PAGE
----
Pub. date: 2004 | Online Pub. Date: September 15, 2007 | DOI: 10.4135/9781412952415 | Print ISBN: 9780761926498 | Online ISBN: 9781412952415| Publisher:SAGE Publications, Inc.About this encyclopedia
Tammy S. Garland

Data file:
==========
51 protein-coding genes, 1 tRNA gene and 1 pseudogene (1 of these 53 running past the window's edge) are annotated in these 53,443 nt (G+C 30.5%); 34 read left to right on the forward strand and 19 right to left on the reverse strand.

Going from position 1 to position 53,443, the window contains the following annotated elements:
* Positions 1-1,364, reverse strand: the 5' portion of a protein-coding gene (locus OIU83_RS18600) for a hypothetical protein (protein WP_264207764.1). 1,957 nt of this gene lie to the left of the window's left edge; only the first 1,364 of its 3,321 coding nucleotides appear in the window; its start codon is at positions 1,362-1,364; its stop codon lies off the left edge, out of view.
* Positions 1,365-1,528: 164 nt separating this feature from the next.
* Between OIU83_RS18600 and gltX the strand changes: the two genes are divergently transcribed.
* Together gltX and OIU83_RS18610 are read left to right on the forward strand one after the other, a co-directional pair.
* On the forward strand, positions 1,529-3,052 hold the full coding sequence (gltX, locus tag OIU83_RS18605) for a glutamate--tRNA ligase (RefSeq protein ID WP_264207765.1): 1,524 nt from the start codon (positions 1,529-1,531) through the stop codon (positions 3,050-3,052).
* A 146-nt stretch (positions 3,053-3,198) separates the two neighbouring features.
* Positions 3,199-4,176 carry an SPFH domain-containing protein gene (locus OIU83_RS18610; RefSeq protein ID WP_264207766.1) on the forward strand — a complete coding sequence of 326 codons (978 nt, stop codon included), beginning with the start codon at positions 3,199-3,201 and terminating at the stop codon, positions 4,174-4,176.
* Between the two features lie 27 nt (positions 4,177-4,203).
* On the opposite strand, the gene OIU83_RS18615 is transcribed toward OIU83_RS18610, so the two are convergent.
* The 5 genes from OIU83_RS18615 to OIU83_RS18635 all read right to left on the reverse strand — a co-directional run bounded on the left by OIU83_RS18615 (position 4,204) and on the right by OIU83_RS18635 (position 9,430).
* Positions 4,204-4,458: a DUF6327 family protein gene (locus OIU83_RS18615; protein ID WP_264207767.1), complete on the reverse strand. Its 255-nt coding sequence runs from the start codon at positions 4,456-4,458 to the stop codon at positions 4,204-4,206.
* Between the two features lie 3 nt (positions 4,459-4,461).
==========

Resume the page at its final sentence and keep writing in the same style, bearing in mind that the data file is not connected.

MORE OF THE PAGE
In February 2002, President George W. Bush unveiled a new campaign to target the drug problem within the United States. The strategy emphasized supply reduction through aggressive drug enforcement and interdiction programs while simultaneously emphasizing demand reduction through effective drug education, prevention, and treatment programs. Under this plan, the federal government allocated almost $2 billion to the Drug Enforcement Administration (DEA) to maintain the War on Drugs. This trend in drug enforcement is not innovative, but is simply a continuation of past policies. Since the establishment of federal agencies designed to combat the use, manufacture, and sale of illegal drugs, the federal government has increasingly appropriated funding to combat the illicit drug trade. In addition, the ever-changing policies have evolved to encompass a number of agencies working simultaneously to eliminate the flow of illicit drugs throughout the country. Government attempts to regulate the use of drugs are not a new ...